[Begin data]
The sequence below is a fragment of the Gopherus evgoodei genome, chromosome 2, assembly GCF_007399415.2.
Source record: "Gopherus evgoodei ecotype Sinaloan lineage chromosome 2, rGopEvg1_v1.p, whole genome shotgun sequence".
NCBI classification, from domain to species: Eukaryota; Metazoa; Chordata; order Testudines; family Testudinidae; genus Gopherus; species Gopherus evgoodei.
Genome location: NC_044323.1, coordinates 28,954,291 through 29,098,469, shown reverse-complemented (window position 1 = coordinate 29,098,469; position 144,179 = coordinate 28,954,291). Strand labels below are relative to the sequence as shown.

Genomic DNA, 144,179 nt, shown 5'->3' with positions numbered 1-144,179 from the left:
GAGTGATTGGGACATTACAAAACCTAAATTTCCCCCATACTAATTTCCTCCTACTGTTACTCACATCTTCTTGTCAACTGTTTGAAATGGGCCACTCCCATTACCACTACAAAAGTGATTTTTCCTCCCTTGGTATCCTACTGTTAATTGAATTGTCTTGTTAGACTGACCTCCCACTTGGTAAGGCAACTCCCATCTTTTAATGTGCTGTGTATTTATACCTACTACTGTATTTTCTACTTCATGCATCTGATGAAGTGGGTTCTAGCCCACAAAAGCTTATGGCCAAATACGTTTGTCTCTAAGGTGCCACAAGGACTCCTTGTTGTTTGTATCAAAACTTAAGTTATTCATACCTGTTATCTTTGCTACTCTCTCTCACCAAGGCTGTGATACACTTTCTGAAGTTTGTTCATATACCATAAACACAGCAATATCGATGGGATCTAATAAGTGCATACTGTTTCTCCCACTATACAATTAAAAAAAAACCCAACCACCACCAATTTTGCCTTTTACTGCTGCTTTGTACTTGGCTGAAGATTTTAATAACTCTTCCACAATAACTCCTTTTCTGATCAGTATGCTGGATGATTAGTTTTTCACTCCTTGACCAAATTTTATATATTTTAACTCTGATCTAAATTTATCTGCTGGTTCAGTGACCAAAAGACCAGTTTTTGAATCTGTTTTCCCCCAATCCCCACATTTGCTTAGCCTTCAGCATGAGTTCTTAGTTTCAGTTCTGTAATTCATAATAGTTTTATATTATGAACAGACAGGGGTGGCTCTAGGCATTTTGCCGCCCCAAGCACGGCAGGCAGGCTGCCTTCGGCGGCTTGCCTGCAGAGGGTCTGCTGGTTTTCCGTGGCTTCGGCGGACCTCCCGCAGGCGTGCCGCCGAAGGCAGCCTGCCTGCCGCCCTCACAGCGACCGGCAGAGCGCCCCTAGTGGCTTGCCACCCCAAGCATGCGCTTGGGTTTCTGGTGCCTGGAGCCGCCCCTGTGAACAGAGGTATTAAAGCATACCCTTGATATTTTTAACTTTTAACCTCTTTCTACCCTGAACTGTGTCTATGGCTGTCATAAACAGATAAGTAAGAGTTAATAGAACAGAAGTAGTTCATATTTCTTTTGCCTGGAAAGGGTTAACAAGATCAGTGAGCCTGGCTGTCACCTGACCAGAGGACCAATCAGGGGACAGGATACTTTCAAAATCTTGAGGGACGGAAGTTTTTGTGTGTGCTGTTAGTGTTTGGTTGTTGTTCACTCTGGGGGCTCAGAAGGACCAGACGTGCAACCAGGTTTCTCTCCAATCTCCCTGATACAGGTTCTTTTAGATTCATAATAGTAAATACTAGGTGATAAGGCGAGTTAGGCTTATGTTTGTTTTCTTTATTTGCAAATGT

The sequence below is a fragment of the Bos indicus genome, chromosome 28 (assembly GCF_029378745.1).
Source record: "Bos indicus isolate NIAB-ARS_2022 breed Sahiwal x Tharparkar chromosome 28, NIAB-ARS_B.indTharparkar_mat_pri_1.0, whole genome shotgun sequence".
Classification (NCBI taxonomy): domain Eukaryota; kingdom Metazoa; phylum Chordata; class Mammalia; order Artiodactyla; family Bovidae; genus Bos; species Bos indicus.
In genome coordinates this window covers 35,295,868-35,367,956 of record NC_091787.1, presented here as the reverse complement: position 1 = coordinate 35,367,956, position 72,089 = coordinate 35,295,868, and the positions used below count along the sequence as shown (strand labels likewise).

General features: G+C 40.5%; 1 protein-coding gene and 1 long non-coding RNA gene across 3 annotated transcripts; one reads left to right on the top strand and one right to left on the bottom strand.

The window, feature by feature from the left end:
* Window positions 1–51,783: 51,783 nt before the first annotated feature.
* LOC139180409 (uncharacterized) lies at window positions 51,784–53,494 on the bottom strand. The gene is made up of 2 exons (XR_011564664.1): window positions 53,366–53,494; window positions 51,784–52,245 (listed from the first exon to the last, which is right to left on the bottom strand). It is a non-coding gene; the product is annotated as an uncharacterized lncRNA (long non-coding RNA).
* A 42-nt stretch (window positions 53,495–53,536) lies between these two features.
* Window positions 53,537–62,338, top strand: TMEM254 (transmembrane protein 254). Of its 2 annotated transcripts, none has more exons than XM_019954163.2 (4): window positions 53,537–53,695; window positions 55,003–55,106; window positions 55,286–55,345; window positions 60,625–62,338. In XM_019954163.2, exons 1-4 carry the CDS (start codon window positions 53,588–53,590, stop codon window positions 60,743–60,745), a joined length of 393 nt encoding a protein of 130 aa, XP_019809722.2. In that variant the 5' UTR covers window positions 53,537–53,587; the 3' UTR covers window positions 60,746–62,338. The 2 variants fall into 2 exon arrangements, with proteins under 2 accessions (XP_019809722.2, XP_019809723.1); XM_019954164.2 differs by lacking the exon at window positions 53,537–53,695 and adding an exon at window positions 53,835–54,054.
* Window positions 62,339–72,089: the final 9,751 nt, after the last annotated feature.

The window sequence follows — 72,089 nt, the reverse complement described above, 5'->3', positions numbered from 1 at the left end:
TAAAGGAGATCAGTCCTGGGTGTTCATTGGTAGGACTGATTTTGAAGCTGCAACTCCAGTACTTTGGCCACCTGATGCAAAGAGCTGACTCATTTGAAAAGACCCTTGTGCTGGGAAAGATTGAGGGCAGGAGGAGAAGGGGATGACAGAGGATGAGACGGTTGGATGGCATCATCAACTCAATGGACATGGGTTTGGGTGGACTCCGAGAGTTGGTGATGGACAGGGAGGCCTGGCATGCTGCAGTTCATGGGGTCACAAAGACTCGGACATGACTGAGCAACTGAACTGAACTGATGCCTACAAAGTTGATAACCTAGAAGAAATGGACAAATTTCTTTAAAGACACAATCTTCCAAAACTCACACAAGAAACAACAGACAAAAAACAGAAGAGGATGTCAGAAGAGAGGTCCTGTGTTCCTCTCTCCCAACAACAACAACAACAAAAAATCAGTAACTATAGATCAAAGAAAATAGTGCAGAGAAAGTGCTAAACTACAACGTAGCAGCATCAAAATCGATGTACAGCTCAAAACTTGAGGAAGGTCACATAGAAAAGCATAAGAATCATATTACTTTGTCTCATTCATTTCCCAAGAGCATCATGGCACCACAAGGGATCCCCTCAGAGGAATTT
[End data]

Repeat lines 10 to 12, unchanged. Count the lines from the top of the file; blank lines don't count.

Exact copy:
In genome coordinates this window covers 35,295,868-35,367,956 of record NC_091787.1, presented here as the reverse complement: position 1 = coordinate 35,367,956, position 72,089 = coordinate 35,295,868, and the positions used below count along the sequence as shown (strand labels likewise).

General features: G+C 40.5%; 1 protein-coding gene and 1 long non-coding RNA gene across 3 annotated transcripts; one reads left to right on the top strand and one right to left on the bottom strand.

The window, feature by feature from the left end: